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Old Jun 24, 2003, 7:47 PM   #1
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Default Having problems with Fuji S602

Just bought a new S602 and what I get is not even close to what the expectation was. I mean I am not an expert in digital cameras, (actually in any cameras, which you will see soon when you read this posting) but even I can notice that my S602 is acting funny. Not sure if its the cam's fault or my fault and would really appreciate your help. Three questions: 1.When I press the button to take a picture, the cam actually takes the picture after few seconds, no matter how I change the settings, which means when I try to take a pic of my 5 years old smiling at me, in fact I get an image when he has already run away. 2. Also, do I have to manually pop up the flash every time? Is it not supposed to come up automatically if/when more light is needed? 3. And finally the only time when pics come out sharp is when the object does not move, but if I take some sports event, or something like that, the pics come out just terrible (in the auto mode, as well as in S, A and P modes have tried various speeds). Please, advice how to fix these problems, or I have to accept the fact that my wife was right when was telling me not to buy this thing but to go away for a weekend instead.
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Old Jun 24, 2003, 8:35 PM   #2
djb
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i hope i can help a little. 1. as for the "shutter lag" 5 seconds is way too long. my s602z doesn't have much lag at all. i don't think it's even 1 second. one way to get around the lag is to depress the shutter button half way and hold it there. this way the camera is in focus and will capture as soon as you push the button fully.
2. i'm not an expert on flash but, i think it has to be popped up manually. i have only used flash few times just diddling with it and it was on forced flash. maybe setting it so it is on autoflash may pop it up automatically. sorry this may be of no help. 3. i don't do sports anymore but, fast speeds and prefocussing helps. also what
iso are you using?? 160 and 200 may be a bit slow depending on light conditions. 4. now that you have the camera, take your wife's suggestion and take a week vacation with your new camera. digital photography is a bit different than film. unless you have a dslr there will be a bit of lag in capturing images. i'm used to film and still have a lot to learn about digital photography. hope this helps a little.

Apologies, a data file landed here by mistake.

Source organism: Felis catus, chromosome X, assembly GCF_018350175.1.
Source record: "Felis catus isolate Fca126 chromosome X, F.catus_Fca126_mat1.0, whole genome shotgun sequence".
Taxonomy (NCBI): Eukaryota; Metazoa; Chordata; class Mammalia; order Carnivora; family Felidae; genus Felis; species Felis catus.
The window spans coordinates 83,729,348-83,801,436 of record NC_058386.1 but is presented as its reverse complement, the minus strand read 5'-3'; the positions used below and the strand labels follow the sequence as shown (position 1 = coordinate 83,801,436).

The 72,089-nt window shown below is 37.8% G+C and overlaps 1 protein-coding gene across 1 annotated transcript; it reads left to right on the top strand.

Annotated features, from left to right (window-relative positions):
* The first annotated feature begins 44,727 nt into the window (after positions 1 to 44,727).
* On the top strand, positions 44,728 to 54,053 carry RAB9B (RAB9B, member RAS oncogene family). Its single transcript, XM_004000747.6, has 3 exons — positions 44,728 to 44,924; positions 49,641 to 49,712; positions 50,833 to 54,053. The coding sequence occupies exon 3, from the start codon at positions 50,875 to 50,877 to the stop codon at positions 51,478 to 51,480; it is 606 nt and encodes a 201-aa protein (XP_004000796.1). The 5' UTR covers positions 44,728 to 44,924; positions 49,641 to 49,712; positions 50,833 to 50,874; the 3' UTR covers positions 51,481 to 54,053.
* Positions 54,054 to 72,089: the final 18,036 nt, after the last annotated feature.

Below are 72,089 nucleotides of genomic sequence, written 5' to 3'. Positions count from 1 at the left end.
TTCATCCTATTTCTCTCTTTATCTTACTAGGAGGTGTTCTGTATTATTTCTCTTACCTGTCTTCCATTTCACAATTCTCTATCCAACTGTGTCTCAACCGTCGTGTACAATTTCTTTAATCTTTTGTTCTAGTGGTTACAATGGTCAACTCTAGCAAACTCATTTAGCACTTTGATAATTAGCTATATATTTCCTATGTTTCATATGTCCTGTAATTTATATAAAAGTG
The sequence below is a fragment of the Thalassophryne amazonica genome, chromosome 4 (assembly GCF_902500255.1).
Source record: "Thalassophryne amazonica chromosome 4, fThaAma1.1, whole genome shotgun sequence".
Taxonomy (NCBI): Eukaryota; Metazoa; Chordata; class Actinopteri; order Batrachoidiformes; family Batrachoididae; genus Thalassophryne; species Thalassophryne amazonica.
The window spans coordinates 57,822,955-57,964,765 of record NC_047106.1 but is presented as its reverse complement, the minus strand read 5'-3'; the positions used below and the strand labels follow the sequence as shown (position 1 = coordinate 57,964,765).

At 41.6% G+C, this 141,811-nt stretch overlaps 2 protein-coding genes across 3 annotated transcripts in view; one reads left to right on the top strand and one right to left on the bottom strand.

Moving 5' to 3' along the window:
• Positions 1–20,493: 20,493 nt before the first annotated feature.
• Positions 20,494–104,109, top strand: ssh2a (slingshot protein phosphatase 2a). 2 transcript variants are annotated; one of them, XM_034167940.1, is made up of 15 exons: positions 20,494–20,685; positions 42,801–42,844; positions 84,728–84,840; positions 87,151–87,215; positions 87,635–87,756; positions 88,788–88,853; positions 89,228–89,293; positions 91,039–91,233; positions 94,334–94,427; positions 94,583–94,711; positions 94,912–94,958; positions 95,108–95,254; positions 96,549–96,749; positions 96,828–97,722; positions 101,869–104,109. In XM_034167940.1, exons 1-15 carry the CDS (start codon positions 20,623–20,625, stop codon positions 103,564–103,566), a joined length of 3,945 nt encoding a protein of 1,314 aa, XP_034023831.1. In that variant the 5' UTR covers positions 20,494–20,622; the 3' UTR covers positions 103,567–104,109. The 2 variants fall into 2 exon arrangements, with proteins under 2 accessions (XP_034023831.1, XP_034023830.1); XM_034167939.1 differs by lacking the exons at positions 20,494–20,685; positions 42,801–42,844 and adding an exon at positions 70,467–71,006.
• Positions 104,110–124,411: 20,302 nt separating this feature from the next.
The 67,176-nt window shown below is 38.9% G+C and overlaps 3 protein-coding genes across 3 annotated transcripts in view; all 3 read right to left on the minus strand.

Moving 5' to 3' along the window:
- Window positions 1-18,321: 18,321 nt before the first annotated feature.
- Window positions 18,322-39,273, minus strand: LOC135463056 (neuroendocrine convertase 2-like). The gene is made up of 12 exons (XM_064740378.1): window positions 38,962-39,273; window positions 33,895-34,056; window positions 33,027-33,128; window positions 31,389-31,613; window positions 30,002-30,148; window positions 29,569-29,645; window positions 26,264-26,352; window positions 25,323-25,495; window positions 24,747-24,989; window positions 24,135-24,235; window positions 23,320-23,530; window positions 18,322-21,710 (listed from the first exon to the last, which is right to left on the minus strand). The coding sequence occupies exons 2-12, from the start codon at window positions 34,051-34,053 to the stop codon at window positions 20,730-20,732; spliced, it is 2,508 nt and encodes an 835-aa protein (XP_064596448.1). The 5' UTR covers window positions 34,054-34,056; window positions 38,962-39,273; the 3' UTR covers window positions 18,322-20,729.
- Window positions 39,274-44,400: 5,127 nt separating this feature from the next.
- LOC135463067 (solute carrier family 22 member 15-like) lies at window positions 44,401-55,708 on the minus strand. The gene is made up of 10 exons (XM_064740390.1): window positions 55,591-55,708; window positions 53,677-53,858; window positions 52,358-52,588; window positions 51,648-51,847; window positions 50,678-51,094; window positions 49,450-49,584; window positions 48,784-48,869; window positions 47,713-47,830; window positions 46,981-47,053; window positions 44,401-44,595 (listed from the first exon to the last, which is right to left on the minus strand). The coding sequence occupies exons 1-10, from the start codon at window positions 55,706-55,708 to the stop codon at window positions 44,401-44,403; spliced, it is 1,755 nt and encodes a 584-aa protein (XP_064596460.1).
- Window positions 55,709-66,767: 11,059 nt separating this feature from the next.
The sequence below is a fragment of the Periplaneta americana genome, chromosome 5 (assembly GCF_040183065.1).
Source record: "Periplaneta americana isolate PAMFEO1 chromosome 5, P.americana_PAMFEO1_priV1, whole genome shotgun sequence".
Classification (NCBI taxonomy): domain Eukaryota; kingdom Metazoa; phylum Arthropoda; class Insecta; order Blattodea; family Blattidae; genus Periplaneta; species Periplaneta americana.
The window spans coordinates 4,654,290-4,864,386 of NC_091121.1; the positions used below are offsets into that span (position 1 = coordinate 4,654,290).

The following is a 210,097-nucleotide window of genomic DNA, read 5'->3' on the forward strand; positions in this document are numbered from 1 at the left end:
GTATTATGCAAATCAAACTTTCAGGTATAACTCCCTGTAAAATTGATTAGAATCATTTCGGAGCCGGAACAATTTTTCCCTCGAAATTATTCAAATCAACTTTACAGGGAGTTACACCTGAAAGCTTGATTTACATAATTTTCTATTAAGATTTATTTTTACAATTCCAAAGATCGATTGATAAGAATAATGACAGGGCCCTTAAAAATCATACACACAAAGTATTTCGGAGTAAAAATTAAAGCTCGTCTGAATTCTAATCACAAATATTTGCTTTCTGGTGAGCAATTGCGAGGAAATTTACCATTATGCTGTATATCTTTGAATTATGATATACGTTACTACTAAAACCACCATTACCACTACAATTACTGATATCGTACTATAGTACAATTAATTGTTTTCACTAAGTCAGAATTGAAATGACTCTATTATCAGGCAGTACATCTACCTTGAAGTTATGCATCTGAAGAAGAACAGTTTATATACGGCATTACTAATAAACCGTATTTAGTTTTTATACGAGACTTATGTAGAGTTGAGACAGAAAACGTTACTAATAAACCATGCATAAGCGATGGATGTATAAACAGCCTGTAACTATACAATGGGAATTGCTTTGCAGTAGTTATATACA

dennis
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Old Jun 24, 2003, 9:13 PM   #3
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1. Yup, shutter lag...it takes time for the camera to focus and set other settings. The tip about holding down the shutter button is one we all have to learn. In indoor/low-light situations it will take longer for the camera to focus.

2. Popping up the flash sets it (on most cameras) to auto mode, the camera will decide if the flash is needed or not. Having the flash down is the *off* position. It would be awkward if the flash popped up when needed causing you to react in surprise and move the camera. Also time is needed for the flash to charge up, and it wouldn't have that time if not already charged.

3. You have to learn some camera basics, like in lower light situations you need a slower shutter speed which means faster moving objects will blur.

Suggest you read up on the free online "book" at http://www.photocourse.com to get down a lot of the basics.

If you bought the camera from a store, you can go back there and ask them to check it for you to see if the camera is fine. Maybe you have a friend or neighbor heavily into digital cameras who can check it.
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Old Jun 25, 2003, 12:53 AM   #4
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Hi,
The flash does have to be popped up manually each time or you can leave the flash up while using the camera. Have you tried the sports setting on the camera? I am very new to digital photography and photography altogether. I tried the sports setting at my kids field day and was able to get pics easier than with the camera in auto. Just turn the dial on top of the camera to SP and then you will see at the bottom of the LCD screen where you can choose from several settings including portrait, landscape, sports setting (looks like an athlete running).
I hope this helps
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Old Jun 25, 2003, 6:00 AM   #5
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Thank you all very much, your comments are very useful!